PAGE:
RoboCop, a Ninja Turtle and a Transformer Are All Back in Action to…Sell Insurance?

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Winston Wolf, the deadpan crime-cleanup expert from Pulp Fiction played by Harvey Keitel, has been shilling for Direct Line insurance in the U.K. for the past six years. But the famous fixer has been retired. And no, that’s not a euphemism for something sinister. (He’s not wearing cement shoes or sleeping with the fishes). He’s just stepped out of the commercial spotlight.

Direct Line’s new campaign, via Saatchi & Saatchi London, looks again to Hollywood for inspiration but this time chooses characters on the right side of the law for its spokescharacters.

RoboCop, Donatello from the Teenage Mutant Ninja Turtles and Bumblebee of Transformers fame are central to the brand’s message, “We’re On It,” which beats the well known crime fighters at their own game.

Direct Line joins a number of brands, like Sonic in the U.S., in moving away from ad stars that have built up equity over time with audiences. It was a carefully considered decision, according to Saatchi execs.

“It’s always brave to walk away from something that’s working really hard,” said creative director Franki Goodwin. “Winston Wolfe was disproportionately associated with Direct Line, and he was also still relevant.”

And he’s left big shoes to fill, said Goodwin, with “a benchmark to not just meet but smash.” Here’s a look back at how The Wolf made his debut:

Now enters the trio of TV and movie superheroes, who spring into action to solve consumers’ problems. They were chosen, Goodwin said, to “hit every demographic” and for their particular skill sets. 

RoboCop, for instance, responds to a theft of computers from a business, while Donatello tries to fix a home plumbing disaster and Bumblebee shows up at a car crash. In each case, Direct Line has already handled the situation and saved the day, effectively getting #outheroed.

The campaign, intended to be a new chapter for the brand that brings all its services under one marketing banner, is “scaleable and flexible,” Goodwin said. It may include other recognizable faces going forward, though the agency is “not addicted to putting characters” in the spots.

The 60-second cinematic ads, from decorated director Bryan Buckley, lean into their special effects and hew closely to the characters’ well-known DNA. That happened through an ongoing collaboration between the agency, the intellectual property owners and production house The Mill, Goodwin said.

The commercial launch, coinciding with a brand refresh of the company’s “red telephone on wheels” logo, hit upward of 7.5 million people on TV and VOD recently, via an ad break takeover on ITV, Channel 4 and Sky. As part of the extensive media plan, Direct Line plans out of home, social, in theater and radio for what’s expected to be a long-running campaign.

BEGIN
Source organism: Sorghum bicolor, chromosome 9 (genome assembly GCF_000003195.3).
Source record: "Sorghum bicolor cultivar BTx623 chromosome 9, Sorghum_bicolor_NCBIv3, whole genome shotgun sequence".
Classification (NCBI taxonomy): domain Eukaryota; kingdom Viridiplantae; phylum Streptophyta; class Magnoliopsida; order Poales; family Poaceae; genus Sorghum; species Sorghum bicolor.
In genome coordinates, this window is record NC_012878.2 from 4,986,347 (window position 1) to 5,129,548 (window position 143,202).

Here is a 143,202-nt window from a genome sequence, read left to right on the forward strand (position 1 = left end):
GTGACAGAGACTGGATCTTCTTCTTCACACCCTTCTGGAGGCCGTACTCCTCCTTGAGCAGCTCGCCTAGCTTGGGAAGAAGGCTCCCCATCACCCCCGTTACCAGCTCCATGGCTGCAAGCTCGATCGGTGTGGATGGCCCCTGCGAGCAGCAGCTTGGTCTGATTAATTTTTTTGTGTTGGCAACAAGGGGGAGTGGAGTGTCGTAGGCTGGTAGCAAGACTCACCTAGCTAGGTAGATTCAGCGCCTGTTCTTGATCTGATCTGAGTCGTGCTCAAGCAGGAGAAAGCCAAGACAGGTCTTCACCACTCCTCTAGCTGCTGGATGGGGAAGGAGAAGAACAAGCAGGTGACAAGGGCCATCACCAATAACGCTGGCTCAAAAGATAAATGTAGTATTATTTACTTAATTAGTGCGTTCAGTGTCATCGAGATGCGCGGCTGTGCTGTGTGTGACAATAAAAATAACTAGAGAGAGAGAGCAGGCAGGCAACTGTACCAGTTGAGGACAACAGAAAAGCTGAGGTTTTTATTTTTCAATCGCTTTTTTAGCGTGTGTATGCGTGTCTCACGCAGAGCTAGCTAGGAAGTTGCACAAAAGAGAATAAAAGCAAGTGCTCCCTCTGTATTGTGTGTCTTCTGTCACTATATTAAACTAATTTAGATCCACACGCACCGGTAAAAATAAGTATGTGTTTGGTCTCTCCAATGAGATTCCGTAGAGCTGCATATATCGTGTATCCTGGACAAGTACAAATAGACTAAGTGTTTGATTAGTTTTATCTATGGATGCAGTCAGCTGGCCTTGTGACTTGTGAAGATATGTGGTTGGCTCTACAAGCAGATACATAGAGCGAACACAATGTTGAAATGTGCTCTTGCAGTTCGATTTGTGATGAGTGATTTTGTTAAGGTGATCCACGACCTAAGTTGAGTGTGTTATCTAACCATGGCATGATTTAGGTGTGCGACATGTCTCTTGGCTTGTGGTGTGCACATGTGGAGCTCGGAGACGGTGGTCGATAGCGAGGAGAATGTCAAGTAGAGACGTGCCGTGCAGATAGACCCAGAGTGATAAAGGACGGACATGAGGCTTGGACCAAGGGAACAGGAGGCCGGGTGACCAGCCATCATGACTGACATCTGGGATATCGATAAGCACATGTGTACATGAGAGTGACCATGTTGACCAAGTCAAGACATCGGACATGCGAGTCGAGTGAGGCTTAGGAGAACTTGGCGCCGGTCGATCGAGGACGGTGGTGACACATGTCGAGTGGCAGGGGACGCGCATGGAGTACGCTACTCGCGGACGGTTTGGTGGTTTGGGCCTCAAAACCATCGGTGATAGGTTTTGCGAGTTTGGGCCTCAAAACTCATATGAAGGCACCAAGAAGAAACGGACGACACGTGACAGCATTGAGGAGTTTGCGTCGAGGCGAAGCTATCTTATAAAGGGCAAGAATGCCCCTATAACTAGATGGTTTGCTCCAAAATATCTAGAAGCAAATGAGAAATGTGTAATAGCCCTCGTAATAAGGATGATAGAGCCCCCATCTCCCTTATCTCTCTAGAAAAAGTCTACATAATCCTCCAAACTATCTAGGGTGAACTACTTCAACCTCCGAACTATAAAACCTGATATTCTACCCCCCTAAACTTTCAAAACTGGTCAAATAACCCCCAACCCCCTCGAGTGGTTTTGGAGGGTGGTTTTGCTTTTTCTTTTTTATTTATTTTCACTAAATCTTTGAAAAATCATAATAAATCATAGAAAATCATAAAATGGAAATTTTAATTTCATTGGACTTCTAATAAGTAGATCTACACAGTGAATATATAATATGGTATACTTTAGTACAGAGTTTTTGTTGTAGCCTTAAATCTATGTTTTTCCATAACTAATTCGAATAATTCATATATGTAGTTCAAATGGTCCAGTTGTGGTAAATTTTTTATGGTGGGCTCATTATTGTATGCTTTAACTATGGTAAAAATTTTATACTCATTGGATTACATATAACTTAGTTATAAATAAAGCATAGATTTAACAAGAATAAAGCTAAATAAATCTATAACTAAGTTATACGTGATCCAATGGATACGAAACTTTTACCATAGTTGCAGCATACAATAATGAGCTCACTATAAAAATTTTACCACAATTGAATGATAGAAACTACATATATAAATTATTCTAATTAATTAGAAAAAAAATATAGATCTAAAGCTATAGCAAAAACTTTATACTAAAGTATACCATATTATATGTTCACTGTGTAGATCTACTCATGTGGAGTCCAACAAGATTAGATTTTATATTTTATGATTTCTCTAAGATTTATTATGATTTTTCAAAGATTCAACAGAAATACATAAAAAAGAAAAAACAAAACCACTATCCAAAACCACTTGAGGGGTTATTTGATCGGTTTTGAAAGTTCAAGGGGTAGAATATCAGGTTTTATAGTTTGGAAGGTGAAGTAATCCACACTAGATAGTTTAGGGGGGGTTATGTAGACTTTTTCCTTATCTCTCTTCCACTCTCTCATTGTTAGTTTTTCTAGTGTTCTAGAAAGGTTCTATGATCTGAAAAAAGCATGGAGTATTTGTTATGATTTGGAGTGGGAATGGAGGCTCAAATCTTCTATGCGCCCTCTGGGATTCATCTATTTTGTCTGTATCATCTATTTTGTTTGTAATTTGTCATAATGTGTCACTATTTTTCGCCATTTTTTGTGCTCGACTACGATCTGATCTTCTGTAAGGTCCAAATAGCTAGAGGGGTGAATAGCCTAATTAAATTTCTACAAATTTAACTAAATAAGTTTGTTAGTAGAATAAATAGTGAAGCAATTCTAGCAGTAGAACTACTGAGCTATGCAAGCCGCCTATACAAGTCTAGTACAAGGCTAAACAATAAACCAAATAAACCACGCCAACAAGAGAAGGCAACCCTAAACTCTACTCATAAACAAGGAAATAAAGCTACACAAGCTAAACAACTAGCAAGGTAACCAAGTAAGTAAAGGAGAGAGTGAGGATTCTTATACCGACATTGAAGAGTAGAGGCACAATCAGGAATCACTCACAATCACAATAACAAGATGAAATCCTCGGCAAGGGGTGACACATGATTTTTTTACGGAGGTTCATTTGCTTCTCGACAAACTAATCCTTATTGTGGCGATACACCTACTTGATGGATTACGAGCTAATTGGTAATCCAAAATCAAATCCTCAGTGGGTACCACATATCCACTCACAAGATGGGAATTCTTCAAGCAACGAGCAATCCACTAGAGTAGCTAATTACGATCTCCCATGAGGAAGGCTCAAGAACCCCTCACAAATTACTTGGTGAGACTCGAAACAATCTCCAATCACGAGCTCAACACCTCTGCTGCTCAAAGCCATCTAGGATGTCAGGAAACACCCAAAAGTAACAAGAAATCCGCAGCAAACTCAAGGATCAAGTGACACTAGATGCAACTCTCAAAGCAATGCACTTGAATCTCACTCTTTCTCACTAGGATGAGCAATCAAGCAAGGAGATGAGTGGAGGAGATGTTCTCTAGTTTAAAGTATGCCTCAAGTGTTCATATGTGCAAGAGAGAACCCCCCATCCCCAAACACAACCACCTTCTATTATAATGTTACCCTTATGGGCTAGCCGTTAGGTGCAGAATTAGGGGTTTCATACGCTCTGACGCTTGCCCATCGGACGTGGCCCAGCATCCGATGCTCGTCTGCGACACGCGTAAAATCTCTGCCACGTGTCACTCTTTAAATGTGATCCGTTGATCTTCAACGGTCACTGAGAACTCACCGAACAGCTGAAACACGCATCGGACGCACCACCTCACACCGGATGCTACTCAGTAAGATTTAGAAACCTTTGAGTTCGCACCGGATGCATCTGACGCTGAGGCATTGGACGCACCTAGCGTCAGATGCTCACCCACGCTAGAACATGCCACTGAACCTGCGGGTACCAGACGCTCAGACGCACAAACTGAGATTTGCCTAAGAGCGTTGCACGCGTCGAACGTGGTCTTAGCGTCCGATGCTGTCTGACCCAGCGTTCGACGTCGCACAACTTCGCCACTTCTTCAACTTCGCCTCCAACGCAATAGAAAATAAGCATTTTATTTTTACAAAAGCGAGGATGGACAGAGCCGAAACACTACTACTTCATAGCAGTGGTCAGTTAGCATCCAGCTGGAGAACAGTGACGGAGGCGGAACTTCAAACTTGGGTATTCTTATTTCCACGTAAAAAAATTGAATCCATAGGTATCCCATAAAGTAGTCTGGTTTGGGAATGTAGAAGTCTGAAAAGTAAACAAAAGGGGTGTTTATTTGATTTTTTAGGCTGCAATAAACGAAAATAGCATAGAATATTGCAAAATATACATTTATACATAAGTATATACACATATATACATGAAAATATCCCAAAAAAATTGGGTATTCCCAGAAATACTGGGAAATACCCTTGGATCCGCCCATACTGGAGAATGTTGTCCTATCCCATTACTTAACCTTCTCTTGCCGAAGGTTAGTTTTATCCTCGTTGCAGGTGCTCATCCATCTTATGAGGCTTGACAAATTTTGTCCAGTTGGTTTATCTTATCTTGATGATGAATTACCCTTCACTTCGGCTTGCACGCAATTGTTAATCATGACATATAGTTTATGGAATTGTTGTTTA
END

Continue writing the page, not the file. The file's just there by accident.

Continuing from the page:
The new work differs significantly in tone from the past because The Wolf quietly crept in, dispassionately offered solutions and then disappeared, “like it had never happened,” Goodwin said. The superheroes, on the other hand, make a lot of noise and draw quite a bit of attention to themselves. 

Wendy Moores, Direct Line’s head of marketing, likes the evolution.

“The power and flexibility of the idea that Saatchi & Saatchi has created gives us greater freedom than we’ve ever had,” said Moores,  allowing the brand “to deliver a more cohesive and consistent campaign across the breadth of our product portfolio and through all media channels.”


Client: Direct Line
Kerry Chilvers
Wendy Moores
Claire Sadler
Kirsty Hoad
Allie Lawson

Agency: Saatchi & Saatchi London
Chief Creative Officer: Guillermo Vega
Creative Director: Franki Goodwin
Creatives: Will Brookwell, Will Helm
Social Creative: Sarah Heavens, Phil Gull & Helen Giles
Agency Film Producer: Rebecca Williams
Agency Creative Producers: Mel Arthur, Rikesh Patel
Creative Director Design: Nathan Crawford
Head of Design: Kerry Roper
Designers: Sam Sheridan, Victoria Draisey, Teresa Goncalves
Account Handling: Alice Flanagan, Paul McHugh, Victoria Turner, Juliet Cornick
Managing Director: Sarah Jenkins
Chief Strategy Officer: Richard Huntington
Planning Director: Rui Ferreira

Production Company: Hungry Man
Director: Bryan Buckley
Production Company Producer: Matt Lefebvre
Editor: Final Cut / Cabin
Sound Design: Sam Ashwell & Mark Hellaby @ 750mph
VFX and Character Animation: The Mill
Music: Andrew Feltenstein & John Nau @ Beacon Street Studios
Tom Player @ Twenty Below Music
Media Agency: MediaCom
Chief Transformation Officer: Sue Unerman
Partner: Oli Scargill
Strategy Director: Jon Hildrew
Business Directors: Alex Jockelson, Marine Turner
Planning Managers: Robbie Coakley, Stefan Jovanoski, Giuseppe Negro
Implementation Planning: Aron Jackson, Gill Reid, Rick Chambers, Matt Burton, Nate Barker, Ade Fadairo, Allison Windegaard
AV Implementation: Joe Phelan, Victoria Pennant, Shannon Browne

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